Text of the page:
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DAR

DAR

Section: User Commands (1) Updated: May 21st, 2009
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NAME

dar - disk archive  

SYNOPSIS

dar [-c | -x | -l | -d | -t | -C | -+] [<path>/]<basename> [options]

dar -h

dar -V  

DESCRIPTION

dar is a full featured backup tool, aimed for disks (floppy, CD-R(W), DVD-R(W), zip, jazz, etc.)

dar can store a backup in several files (called "slices" in the following) of a given size, eventually pausing or running a user command/script before starting the next slice. This can allow for example, the burning of the last generated slice on a CD-R, or changing a floppy disk before continuing on the next one. Like its grand-brother, the great "tar" command, dar may also use compression, at the difference that compression is used inside the archive to be able to have compressed slices of the defined size. But the most important feature of dar is its ability to make differential backups. In other words, backups that contain only new files or files that have changed from a backup of reference. Moreover with differential backup, dar also stores files that have been deleted since the backup of reference. Thus, when restoring, first a full backup, then additional differential backups, at each restoration you get the exact state of the filesystem at the time of the backup. And of course, the reference backup may be a full or a differential backup itself.

dar is the first backup program I know that can also remove files during restoration! By the way, in this document, "archive" and "backup" mean the same thing, and are used interchangeably.

Unlike the tar command, dar is not suited for directly writing to tapes. So keep using tar for tape archives. Because, even when using dar to write a slice on a tape, you will loose all the interest of another feature of dar which is its ability to directly access any of the archived files, even when compression is used. This way, and in contrast to the tar command, dar is able to extract a given file much faster from a backup and to also recover files that follow a data corruption (loosing only the file in which data corruption has occurred).

This, of course, has its limitations, in particular when data corruption occurs in the vital part of the backup, i.e. the few first bytes of each slice or the last part of the archive (the catalogue). In case you need to store archives on a bad quality medium, you could protect each slice with a Parchive recovery file. (see NOTES for more information about Parchive, and how to transparently run Parchive from dar)

Slices have a base name given on the command line, which is completed by a dot, a number, a dot and the extension (dar) to form a filename. On the command line you will never have to give the full file name of a slice.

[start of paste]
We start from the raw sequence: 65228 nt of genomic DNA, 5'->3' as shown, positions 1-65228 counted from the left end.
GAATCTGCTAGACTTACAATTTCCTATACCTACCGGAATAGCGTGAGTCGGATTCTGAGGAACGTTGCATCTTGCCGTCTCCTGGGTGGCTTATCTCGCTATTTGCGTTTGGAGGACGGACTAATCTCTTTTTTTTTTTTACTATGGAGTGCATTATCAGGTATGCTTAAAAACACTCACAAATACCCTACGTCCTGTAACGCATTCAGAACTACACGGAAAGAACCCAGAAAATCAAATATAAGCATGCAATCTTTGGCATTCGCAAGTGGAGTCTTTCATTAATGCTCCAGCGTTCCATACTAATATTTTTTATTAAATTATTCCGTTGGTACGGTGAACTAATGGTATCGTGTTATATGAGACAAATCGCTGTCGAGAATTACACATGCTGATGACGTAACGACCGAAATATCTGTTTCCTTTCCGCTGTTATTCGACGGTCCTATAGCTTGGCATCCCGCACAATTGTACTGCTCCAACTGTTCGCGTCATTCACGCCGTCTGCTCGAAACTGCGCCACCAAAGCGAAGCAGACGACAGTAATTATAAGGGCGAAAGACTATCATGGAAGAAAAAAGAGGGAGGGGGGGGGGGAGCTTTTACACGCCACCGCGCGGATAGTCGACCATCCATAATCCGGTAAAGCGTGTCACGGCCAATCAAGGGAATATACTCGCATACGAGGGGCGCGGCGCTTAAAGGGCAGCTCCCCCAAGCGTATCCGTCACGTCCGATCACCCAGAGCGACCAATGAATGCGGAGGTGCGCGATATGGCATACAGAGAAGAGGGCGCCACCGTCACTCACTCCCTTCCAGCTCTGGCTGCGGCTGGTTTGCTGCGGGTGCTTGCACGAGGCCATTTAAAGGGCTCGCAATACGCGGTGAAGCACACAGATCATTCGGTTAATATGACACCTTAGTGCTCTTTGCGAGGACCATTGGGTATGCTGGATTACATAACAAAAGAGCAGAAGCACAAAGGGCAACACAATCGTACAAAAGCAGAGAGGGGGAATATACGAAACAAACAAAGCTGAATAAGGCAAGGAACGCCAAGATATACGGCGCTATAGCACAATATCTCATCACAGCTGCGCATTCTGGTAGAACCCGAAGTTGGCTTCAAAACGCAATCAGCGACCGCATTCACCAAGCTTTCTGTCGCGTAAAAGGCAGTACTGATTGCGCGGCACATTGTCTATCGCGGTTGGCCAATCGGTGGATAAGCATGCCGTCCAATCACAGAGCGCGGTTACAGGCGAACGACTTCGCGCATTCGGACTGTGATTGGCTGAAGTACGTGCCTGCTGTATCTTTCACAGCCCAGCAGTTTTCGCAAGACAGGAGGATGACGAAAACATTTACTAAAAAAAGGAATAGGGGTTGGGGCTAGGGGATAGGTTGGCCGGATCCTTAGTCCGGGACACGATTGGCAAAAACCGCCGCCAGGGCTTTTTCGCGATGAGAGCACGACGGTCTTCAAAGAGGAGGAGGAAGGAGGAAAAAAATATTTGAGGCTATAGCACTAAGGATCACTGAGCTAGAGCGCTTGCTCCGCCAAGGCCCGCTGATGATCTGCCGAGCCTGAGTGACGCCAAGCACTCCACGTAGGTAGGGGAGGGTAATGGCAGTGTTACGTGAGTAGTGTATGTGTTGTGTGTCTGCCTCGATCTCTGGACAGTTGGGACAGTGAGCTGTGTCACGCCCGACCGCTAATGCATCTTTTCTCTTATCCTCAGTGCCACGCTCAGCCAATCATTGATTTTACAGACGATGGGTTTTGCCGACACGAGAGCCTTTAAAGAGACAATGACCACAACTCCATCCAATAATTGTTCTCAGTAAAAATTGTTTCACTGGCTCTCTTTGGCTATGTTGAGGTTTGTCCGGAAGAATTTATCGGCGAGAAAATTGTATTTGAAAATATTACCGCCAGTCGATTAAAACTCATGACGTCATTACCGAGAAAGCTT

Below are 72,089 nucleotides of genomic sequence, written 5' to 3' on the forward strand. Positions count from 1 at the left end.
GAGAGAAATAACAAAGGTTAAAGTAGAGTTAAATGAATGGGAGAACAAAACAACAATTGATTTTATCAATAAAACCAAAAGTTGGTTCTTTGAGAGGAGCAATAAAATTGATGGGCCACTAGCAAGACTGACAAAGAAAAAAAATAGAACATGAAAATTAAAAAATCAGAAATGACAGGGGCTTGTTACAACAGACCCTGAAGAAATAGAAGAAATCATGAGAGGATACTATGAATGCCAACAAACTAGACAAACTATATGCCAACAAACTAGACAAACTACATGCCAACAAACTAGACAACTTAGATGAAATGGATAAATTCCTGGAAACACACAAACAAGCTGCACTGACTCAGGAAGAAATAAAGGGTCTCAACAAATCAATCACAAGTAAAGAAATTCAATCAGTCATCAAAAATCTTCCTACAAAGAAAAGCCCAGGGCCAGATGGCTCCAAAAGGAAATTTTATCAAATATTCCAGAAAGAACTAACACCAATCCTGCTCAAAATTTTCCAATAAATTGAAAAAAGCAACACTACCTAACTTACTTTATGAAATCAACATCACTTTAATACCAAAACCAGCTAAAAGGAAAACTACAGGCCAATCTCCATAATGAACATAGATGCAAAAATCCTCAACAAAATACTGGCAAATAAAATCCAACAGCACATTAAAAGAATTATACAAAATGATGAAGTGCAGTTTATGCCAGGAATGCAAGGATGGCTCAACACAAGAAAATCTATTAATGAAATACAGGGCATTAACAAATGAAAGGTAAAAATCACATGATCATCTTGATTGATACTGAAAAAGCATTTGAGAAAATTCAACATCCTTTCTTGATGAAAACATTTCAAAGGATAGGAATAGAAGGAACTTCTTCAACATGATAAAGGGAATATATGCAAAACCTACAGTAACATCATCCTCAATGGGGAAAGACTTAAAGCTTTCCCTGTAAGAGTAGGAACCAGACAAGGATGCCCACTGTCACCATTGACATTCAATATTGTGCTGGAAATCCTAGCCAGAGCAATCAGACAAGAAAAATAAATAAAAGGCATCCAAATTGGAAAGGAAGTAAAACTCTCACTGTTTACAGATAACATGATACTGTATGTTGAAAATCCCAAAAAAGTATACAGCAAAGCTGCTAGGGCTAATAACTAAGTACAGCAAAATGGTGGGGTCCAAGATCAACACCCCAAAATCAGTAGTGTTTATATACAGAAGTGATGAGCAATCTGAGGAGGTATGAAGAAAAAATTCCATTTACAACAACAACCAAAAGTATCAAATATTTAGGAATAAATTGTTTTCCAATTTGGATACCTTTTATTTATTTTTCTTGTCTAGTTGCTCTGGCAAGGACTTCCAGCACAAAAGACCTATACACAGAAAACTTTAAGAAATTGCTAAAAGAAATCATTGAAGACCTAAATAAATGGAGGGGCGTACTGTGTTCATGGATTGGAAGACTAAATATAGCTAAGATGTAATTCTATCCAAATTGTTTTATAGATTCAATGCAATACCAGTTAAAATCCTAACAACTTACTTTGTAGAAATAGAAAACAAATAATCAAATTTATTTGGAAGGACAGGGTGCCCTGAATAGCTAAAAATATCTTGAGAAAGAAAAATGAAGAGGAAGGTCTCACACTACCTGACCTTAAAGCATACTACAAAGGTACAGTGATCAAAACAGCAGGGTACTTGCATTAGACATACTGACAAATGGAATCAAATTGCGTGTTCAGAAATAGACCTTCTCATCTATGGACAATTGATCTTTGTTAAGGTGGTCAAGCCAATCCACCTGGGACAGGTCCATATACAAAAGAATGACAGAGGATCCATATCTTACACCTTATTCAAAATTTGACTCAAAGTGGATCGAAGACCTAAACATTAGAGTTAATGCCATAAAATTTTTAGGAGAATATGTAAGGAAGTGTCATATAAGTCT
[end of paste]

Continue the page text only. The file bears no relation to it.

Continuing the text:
Let's take an example:
considering the base name "joe", dar will make one or several slices during backup process. The filenames with of these slices are: joe.1.dar joe.2.dar ... joe.10.dar ... etc. If you want to extract, list, or use this backup as reference, you will only have to use the base name, which is the string "joe" in this example.

 

OPTIONS

COMMANDS:

Important note: Not all system actually support long options (Solaris, FreeBSD, ...). For example --create will not be available on these systems, and you will have to use -c instead. In the same way, not all system do support optional arguments (FreeBSD without GNU getopt for example), you then need to explicitly give the argument, for example in place of "-z" you will need to give "-z 9", see "EXPLICIT OPTIONAL ARGUMENTS" paragraph near the end of this document.

-c, --create [<path>/]<basename>
creates a backup with the name based on <basename>. All the slices will be created in the directory <path> if specified, else in the current directory. If the destination filesystem is too small to contain all the slices of the backup, the -p option (pausing before starting new slices) might be of interest. Else, in the case the filesystem is full, dar will suspend the operation, asking for the user to make free space, then continue its operation. To make free space, the only thing you cannot do is to touch the slice being written. If the filename is "-" *and* no slice is asked for (no -s option) the archive is produced on the standard output allowing the user to send the resulting archive through a pipe.
-x, --extract [<path>/]<basename>
extracts files from the given backup. Slices are expected to be in the current directory or in the directory given by <path>. It is also possible to use symbolic links to gather slices that are not in the same directory. Path may also point to a removable device (floppy, CD, etc.), in this case, to be able to mount/unmount the device, you must not launch dar from that directory. In other words, the current directory must not be that directory (see tutorial for details).
-l, --list [<path>/]<basename>
lists the contents of the given backup. In general dar will only require the first and the last slice of the archive.
-t, --test [<path>/]<basename>
checks the backup integrity. Even without compression, dar is able to detect at least one error per file in the archive, thanks to a 16 bits CRC recorded per file in the catalogue. If one error has occurred in a file stored in the archive, dar will report it in 100% of all cases. If two errors have occurred, dar will see them in 93,8% of the cases. If three errors occurred, dar will see them in 100% of the cases. If four errors have occurred, dar will see them in 90.6% of the cases, etc.
-d, --diff [<path>/]<basename>
compares saved files in the backup with those in the filesystem.